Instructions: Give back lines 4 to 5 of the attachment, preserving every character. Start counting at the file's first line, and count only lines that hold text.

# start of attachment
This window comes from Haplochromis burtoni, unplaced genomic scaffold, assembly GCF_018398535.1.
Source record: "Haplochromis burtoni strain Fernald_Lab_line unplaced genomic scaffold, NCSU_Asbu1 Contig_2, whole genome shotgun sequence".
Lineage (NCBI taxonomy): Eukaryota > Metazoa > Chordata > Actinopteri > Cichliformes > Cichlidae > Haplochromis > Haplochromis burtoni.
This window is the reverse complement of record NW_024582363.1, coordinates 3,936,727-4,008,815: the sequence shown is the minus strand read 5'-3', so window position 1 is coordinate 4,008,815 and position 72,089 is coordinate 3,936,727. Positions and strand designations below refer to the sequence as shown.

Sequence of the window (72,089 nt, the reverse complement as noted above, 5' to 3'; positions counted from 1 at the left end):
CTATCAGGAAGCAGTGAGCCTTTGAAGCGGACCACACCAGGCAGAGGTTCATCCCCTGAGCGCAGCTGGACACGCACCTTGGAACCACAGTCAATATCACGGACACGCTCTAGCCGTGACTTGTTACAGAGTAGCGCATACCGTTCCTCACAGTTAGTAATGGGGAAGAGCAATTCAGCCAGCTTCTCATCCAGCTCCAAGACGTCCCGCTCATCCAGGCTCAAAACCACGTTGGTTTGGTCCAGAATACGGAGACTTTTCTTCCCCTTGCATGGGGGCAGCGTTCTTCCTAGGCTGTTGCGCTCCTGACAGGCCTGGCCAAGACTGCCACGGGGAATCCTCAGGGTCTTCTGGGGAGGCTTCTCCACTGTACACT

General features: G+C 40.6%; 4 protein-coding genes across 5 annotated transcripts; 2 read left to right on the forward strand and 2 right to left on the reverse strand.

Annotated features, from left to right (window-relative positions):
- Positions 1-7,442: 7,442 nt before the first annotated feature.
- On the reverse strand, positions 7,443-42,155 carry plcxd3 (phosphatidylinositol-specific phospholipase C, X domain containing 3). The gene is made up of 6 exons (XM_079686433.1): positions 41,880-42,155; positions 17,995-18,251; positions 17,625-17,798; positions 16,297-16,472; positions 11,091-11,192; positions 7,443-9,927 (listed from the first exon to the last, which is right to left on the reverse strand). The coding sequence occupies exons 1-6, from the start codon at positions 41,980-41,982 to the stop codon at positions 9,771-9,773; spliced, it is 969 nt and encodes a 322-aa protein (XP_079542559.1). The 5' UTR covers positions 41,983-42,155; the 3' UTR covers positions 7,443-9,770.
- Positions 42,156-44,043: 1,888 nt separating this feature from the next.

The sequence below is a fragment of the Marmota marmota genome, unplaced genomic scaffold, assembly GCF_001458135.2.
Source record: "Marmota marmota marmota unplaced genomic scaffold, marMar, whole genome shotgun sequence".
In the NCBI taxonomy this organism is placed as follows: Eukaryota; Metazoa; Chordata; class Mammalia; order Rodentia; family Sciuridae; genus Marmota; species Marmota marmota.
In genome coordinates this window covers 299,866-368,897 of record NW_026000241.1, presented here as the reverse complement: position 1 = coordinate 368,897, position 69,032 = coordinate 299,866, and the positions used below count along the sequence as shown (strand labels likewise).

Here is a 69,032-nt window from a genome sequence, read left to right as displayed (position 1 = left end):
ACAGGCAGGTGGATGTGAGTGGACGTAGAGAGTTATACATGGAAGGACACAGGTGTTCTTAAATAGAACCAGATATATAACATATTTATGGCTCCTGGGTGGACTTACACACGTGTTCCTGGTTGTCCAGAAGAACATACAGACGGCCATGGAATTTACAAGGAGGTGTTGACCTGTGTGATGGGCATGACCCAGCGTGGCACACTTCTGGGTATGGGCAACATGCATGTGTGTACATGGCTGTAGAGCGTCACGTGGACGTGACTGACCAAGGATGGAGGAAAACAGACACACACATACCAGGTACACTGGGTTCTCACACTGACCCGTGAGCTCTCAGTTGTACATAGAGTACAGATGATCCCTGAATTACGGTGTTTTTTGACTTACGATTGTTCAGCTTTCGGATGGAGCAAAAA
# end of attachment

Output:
This window is the reverse complement of record NW_024582363.1, coordinates 3,936,727-4,008,815: the sequence shown is the minus strand read 5'-3', so window position 1 is coordinate 4,008,815 and position 72,089 is coordinate 3,936,727. Positions and strand designations below refer to the sequence as shown.

Sequence of the window (72,089 nt, the reverse complement as noted above, 5' to 3'; positions counted from 1 at the left end):